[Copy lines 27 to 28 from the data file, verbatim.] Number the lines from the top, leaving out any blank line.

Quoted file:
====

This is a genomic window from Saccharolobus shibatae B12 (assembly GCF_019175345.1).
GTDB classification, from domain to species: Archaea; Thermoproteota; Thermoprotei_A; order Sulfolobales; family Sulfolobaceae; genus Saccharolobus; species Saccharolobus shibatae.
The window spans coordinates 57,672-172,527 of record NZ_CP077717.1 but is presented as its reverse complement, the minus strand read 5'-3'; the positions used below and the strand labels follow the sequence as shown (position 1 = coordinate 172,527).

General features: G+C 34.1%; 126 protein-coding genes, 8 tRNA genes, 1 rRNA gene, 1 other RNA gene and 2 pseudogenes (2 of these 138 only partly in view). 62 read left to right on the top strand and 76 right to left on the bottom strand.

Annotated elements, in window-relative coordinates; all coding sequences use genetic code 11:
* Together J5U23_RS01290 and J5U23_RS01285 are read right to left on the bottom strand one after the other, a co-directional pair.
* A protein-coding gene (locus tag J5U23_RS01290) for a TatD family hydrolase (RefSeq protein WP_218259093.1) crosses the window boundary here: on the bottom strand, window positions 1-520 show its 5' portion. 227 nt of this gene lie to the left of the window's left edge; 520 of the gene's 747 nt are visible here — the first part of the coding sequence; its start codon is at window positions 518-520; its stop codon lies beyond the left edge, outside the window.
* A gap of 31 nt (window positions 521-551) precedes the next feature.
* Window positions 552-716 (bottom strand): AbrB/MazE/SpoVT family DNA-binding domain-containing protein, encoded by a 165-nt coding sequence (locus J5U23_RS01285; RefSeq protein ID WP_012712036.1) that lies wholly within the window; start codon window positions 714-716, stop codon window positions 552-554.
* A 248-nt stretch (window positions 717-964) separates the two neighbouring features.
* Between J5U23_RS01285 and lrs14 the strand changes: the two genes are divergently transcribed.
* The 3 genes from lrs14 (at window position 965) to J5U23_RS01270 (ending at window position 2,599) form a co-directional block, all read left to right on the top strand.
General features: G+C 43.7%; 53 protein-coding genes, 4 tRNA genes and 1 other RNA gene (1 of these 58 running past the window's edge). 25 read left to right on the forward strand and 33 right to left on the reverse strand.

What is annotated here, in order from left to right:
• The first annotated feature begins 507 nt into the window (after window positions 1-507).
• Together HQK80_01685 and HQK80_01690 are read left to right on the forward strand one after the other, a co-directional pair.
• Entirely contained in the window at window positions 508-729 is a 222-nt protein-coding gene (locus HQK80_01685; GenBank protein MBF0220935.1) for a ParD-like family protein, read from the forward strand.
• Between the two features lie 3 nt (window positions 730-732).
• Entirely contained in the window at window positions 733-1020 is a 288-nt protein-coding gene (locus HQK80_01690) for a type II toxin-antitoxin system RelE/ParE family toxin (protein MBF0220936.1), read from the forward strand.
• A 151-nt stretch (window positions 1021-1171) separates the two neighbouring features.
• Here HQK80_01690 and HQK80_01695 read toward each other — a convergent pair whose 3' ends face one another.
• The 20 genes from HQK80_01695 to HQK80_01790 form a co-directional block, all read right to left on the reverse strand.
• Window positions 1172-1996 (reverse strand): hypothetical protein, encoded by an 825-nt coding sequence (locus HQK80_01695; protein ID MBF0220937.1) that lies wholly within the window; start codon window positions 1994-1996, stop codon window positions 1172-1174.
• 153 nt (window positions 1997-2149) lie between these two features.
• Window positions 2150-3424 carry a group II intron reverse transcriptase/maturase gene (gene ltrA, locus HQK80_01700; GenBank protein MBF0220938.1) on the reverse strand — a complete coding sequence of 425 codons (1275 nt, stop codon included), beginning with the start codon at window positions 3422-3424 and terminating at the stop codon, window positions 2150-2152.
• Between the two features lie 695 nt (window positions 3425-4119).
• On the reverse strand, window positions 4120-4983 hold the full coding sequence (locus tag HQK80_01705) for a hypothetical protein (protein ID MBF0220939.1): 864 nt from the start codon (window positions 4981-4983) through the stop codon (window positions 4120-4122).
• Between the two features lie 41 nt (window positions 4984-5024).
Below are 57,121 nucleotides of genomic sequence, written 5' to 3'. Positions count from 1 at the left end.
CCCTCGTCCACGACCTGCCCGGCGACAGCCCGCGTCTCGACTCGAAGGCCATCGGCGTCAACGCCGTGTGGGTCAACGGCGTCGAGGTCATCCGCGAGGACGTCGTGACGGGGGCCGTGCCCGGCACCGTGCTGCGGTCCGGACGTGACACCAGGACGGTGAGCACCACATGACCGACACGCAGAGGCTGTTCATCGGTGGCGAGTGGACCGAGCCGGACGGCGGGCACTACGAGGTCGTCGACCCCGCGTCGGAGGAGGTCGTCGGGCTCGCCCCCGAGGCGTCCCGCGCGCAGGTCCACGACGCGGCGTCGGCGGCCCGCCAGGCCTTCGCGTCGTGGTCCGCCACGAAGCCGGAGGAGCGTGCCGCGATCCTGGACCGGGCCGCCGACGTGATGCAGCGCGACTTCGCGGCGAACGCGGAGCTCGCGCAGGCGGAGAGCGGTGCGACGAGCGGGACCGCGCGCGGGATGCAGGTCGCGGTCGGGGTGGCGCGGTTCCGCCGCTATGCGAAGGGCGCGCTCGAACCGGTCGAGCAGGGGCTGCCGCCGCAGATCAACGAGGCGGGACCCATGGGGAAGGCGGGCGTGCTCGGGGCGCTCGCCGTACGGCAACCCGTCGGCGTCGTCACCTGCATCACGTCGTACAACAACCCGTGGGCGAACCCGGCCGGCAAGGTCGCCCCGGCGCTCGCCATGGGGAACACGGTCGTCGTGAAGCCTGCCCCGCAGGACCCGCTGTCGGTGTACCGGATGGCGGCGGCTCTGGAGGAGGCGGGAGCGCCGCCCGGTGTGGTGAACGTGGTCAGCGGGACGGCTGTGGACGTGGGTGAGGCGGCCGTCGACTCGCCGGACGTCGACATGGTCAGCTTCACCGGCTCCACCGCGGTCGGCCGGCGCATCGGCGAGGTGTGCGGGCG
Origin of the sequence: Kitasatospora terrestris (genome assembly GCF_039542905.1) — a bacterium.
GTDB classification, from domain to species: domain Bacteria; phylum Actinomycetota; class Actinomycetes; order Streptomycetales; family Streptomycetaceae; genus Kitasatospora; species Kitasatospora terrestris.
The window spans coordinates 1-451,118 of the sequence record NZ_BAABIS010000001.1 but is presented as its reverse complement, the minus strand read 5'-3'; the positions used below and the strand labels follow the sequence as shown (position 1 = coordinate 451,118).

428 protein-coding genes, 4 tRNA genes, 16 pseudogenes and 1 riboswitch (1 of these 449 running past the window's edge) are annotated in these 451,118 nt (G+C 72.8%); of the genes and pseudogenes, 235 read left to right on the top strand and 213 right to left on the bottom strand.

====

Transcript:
• On the reverse strand, window positions 4120-4983 hold the full coding sequence (locus tag HQK80_01705) for a hypothetical protein (protein ID MBF0220939.1): 864 nt from the start codon (window positions 4981-4983) through the stop codon (window positions 4120-4122).
• Between the two features lie 41 nt (window positions 4984-5024).